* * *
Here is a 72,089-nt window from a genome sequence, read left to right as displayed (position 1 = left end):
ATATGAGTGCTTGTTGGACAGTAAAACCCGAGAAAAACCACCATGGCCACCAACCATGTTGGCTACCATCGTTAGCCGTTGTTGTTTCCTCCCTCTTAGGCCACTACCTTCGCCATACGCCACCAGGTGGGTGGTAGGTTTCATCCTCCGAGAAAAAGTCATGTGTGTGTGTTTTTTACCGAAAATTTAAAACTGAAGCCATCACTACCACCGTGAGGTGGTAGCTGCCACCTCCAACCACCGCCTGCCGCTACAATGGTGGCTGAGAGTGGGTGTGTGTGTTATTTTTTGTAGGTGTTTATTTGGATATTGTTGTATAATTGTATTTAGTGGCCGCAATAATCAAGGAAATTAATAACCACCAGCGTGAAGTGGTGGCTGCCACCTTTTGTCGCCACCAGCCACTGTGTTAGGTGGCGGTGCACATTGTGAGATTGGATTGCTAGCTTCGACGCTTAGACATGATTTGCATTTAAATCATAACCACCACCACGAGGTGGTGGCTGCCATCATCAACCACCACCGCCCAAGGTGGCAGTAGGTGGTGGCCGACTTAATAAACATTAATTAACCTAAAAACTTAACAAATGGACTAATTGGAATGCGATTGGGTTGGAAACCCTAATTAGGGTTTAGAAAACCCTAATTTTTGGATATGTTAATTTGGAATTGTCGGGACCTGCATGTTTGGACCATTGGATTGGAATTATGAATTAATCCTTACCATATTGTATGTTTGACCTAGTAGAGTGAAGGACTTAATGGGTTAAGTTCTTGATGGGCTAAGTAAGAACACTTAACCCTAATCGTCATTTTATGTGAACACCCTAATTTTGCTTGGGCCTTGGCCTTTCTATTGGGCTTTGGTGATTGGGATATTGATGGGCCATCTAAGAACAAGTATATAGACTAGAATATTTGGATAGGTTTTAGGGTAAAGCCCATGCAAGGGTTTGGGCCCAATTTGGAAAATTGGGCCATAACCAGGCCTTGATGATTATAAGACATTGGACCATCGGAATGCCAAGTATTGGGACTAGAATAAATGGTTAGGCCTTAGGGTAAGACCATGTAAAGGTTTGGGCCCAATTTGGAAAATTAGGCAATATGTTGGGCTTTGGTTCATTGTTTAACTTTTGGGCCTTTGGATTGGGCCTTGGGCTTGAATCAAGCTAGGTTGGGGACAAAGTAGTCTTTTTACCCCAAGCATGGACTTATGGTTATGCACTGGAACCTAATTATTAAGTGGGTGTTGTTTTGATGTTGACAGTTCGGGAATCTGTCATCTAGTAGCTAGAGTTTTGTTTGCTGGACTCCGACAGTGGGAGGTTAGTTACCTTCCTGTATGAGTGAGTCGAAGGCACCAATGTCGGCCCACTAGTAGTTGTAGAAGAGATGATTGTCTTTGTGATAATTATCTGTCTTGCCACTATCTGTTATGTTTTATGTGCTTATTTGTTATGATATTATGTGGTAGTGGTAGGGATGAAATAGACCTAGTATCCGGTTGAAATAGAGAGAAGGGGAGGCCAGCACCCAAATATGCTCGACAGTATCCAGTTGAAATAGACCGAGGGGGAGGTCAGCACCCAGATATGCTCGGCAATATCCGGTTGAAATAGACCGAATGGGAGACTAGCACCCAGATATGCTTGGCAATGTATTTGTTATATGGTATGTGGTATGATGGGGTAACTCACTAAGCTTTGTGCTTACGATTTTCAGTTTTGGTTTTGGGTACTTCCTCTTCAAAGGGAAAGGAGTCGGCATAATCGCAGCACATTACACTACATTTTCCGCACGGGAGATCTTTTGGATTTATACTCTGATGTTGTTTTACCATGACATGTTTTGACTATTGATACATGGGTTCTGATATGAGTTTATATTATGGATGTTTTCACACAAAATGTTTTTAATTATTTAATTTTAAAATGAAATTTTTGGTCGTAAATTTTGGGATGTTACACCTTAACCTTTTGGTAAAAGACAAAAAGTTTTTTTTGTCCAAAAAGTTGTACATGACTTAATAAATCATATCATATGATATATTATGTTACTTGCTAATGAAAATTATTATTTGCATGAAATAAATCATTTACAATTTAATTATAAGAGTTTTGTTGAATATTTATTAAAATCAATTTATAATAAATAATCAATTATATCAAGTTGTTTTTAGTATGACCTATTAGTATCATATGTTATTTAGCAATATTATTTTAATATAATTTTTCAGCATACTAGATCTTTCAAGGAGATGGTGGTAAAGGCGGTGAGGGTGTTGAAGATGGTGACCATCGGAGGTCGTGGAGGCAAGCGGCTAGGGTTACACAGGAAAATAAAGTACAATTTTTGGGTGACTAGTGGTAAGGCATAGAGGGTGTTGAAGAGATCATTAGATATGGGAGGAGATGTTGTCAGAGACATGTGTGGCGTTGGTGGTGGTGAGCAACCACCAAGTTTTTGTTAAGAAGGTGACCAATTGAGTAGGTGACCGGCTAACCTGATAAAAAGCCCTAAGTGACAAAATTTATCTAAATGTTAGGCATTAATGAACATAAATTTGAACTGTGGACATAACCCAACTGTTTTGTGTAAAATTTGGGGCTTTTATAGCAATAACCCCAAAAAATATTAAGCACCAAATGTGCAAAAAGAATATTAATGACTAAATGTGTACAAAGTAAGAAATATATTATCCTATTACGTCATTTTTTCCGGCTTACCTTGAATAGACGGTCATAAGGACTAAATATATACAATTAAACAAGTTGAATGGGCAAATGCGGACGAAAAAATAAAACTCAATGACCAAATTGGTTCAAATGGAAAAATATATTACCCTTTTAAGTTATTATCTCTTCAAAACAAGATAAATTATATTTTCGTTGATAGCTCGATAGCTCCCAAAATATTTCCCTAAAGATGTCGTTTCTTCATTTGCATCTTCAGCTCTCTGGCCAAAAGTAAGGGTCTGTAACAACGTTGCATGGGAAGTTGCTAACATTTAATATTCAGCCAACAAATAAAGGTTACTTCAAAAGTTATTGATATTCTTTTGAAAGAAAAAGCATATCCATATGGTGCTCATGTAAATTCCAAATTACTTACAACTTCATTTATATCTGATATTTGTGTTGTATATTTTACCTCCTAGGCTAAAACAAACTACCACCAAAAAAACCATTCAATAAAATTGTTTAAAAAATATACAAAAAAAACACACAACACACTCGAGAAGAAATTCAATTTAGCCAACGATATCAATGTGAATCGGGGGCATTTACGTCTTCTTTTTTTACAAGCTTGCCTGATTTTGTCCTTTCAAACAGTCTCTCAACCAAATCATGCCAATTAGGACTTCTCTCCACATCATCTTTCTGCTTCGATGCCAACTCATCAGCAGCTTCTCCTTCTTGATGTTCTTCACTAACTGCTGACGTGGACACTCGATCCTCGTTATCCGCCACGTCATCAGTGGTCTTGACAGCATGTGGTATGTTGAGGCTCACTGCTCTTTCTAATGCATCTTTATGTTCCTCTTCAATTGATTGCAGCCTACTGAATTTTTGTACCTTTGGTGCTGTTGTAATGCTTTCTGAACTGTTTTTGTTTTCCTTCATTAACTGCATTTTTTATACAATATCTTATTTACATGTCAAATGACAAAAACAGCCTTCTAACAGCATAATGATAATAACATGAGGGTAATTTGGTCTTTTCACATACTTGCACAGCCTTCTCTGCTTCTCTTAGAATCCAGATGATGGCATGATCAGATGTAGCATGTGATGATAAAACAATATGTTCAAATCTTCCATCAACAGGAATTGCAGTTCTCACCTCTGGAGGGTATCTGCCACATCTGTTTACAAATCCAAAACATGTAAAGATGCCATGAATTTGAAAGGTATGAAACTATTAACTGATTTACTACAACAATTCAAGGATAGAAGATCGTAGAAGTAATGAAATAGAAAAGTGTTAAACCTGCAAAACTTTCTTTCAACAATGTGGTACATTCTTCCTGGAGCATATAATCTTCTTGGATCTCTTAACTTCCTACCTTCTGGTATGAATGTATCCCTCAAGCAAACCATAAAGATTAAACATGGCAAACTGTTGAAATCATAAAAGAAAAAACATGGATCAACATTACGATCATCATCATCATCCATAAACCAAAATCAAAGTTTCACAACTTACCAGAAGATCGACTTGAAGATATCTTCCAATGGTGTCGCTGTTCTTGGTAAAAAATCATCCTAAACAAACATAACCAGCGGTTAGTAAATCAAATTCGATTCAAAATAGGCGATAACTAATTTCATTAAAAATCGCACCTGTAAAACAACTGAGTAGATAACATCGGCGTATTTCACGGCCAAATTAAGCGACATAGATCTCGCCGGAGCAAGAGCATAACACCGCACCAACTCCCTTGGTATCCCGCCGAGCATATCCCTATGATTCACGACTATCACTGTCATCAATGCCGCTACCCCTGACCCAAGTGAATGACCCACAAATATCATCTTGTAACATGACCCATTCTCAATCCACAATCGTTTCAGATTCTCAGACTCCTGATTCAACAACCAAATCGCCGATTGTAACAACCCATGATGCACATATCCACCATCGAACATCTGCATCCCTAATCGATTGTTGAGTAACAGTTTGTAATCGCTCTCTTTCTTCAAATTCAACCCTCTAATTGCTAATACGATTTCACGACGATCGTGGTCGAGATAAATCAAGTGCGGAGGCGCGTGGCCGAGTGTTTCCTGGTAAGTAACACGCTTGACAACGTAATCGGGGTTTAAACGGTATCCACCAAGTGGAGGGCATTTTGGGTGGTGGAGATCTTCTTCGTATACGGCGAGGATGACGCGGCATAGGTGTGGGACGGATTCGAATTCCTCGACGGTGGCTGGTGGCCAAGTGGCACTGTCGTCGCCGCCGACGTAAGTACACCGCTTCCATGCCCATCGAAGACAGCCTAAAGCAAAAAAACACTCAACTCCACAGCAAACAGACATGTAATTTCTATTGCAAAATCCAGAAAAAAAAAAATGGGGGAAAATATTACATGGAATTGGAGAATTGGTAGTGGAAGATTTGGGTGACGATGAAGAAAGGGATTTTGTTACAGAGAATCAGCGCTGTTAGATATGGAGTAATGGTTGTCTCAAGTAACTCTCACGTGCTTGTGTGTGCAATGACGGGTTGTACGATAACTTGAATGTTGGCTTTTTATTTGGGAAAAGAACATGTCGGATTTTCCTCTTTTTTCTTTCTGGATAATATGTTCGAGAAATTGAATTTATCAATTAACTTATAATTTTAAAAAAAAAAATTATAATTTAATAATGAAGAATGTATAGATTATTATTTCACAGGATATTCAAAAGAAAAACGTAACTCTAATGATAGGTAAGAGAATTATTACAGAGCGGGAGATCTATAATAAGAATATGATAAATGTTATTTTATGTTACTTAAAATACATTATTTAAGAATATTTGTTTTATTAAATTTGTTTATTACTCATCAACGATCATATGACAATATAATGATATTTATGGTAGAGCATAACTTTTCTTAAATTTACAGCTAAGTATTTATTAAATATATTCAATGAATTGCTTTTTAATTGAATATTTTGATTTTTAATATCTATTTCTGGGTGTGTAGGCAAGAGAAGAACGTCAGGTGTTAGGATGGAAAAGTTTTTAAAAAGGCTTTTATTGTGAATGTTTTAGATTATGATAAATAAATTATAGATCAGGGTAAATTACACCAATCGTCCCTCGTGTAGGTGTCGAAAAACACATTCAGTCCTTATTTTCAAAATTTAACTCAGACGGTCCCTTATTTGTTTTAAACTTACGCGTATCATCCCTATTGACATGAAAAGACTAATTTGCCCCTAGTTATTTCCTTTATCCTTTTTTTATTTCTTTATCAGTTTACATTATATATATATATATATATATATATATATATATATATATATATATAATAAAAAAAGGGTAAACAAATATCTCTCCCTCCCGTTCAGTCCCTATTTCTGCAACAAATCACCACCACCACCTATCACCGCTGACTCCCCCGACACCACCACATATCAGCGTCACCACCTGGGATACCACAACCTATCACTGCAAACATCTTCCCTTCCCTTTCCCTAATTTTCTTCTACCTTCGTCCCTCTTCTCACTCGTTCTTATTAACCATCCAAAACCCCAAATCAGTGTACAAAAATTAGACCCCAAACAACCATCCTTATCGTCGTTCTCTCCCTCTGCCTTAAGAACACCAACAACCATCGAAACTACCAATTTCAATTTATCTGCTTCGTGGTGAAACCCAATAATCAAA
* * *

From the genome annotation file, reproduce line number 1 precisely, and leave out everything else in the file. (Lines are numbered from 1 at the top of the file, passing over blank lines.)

Here is a 72,089-nt window from a genome sequence, read left to right as displayed (position 1 = left end):